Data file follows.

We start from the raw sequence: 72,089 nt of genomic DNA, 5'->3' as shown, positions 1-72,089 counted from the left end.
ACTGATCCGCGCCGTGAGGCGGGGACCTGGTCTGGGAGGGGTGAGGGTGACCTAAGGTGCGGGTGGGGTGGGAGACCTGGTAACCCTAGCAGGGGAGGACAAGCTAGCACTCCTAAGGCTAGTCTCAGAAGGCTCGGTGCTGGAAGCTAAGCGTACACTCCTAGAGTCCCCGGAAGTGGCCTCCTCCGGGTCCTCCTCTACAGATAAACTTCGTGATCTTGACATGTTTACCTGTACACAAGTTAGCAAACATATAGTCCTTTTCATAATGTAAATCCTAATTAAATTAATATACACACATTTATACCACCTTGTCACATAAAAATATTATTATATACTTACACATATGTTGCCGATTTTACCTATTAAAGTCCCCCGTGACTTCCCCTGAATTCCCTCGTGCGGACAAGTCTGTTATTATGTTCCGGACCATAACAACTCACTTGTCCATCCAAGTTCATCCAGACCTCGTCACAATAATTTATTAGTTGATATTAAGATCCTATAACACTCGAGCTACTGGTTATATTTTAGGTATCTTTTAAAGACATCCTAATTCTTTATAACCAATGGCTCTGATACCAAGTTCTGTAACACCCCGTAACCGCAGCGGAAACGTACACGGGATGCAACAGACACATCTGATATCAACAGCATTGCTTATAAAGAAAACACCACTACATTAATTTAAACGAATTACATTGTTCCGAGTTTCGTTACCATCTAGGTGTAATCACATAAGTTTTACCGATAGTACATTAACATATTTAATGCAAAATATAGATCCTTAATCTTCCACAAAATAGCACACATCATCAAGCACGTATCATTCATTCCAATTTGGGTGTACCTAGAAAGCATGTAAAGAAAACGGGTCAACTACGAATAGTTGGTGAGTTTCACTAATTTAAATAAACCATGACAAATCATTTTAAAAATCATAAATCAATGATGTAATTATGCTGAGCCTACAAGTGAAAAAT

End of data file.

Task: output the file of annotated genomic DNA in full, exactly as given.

We start from the raw sequence: 72,089 nt of genomic DNA, 5'->3' as shown, positions 1-72,089 counted from the left end.
ACTGATCCGCGCCGTGAGGCGGGGACCTGGTCTGGGAGGGGTGAGGGTGACCTAAGGTGCGGGTGGGGTGGGAGACCTGGTAACCCTAGCAGGGGAGGACAAGCTAGCACTCCTAAGGCTAGTCTCAGAAGGCTCGGTGCTGGAAGCTAAGCGTACACTCCTAGAGTCCCCGGAAGTGGCCTCCTCCGGGTCCTCCTCTACAGATAAACTTCGTGATCTTGACATGTTTACCTGTACACAAGTTAGCAAACATATAGTCCTTTTCATAATGTAAATCCTAATTAAATTAATATACACACATTTATACCACCTTGTCACATAAAAATATTATTATATACTTACACATATGTTGCCGATTTTACCTATTAAAGTCCCCCGTGACTTCCCCTGAATTCCCTCGTGCGGACAAGTCTGTTATTATGTTCCGGACCATAACAACTCACTTGTCCATCCAAGTTCATCCAGACCTCGTCACAATAATTTATTAGTTGATATTAAGATCCTATAACACTCGAGCTACTGGTTATATTTTAGGTATCTTTTAAAGACATCCTAATTCTTTATAACCAATGGCTCTGATACCAAGTTCTGTAACACCCCGTAACCGCAGCGGAAACGTACACGGGATGCAACAGACACATCTGATATCAACAGCATTGCTTATAAAGAAAACACCACTACATTAATTTAAACGAATTACATTGTTCCGAGTTTCGTTACCATCTAGGTGTAATCACATAAGTTTTACCGATAGTACATTAACATATTTAATGCAAAATATAGATCCTTAATCTTCCACAAAATAGCACACATCATCAAGCACGTATCATTCATTCCAATTTGGGTGTACCTAGAAAGCATGTAAAGAAAACGGGTCAACTACGAATAGTTGGTGAGTTTCACTAATTTAAATAAACCATGACAAATCATTTTAAAAATCATAAATCAATGATGTAATTATGCTGAGCCTACAAGTGAAAAAT